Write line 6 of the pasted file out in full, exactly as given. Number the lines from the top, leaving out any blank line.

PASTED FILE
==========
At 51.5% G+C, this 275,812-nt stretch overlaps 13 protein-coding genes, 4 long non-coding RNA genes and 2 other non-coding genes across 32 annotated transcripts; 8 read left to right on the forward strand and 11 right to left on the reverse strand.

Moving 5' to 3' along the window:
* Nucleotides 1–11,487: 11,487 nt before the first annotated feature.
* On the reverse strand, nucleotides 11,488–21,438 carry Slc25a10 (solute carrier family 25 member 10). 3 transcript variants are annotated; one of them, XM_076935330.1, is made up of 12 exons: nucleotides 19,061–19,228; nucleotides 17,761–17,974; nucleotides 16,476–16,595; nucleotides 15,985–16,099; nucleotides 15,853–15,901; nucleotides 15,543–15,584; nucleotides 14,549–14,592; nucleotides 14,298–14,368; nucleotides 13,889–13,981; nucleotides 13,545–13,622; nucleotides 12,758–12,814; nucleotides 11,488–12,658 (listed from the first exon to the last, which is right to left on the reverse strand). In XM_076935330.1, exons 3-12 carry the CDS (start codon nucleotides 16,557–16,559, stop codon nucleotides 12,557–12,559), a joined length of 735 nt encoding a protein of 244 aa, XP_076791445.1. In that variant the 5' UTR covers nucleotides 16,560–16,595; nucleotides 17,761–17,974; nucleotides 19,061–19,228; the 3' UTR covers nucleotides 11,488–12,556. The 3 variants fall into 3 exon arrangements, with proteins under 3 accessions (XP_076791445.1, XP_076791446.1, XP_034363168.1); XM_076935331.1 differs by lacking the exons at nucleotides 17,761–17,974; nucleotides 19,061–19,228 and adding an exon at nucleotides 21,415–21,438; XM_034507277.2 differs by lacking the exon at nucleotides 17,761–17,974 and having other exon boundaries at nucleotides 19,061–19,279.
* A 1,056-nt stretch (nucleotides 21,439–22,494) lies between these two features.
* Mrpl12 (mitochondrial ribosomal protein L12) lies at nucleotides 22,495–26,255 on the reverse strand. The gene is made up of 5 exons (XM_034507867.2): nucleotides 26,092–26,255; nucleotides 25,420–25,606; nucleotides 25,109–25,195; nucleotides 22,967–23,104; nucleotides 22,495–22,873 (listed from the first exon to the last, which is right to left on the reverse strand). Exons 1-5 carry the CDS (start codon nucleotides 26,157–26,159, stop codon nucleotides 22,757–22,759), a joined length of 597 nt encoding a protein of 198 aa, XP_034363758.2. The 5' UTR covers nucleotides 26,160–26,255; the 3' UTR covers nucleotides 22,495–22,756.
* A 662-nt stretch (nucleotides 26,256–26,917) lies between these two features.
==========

* Mrpl12 (mitochondrial ribosomal protein L12) lies at nucleotides 22,495–26,255 on the reverse strand. The gene is made up of 5 exons (XM_034507867.2): nucleotides 26,092–26,255; nucleotides 25,420–25,606; nucleotides 25,109–25,195; nucleotides 22,967–23,104; nucleotides 22,495–22,873 (listed from the first exon to the last, which is right to left on the reverse strand). Exons 1-5 carry the CDS (start codon nucleotides 26,157–26,159, stop codon nucleotides 22,757–22,759), a joined length of 597 nt encoding a protein of 198 aa, XP_034363758.2. The 5' UTR covers nucleotides 26,160–26,255; the 3' UTR covers nucleotides 22,495–22,756.